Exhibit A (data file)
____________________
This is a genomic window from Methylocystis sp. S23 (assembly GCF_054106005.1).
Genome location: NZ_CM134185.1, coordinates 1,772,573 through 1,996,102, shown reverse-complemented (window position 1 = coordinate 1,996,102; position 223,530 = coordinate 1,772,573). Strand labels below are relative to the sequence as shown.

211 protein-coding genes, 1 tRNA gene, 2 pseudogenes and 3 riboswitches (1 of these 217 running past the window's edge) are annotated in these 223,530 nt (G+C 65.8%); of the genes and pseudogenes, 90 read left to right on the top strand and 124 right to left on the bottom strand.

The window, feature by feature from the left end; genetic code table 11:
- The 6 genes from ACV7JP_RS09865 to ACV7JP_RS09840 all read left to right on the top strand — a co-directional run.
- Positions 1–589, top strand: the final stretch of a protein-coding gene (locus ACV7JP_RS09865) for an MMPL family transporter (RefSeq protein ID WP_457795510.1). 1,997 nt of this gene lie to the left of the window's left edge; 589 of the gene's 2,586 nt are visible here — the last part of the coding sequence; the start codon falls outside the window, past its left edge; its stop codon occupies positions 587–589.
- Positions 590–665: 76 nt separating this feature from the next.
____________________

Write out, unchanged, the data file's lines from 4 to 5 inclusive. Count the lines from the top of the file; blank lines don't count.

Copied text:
The window, feature by feature from the left end; genetic code table 11:
- The 6 genes from ACV7JP_RS09865 to ACV7JP_RS09840 all read left to right on the top strand — a co-directional run.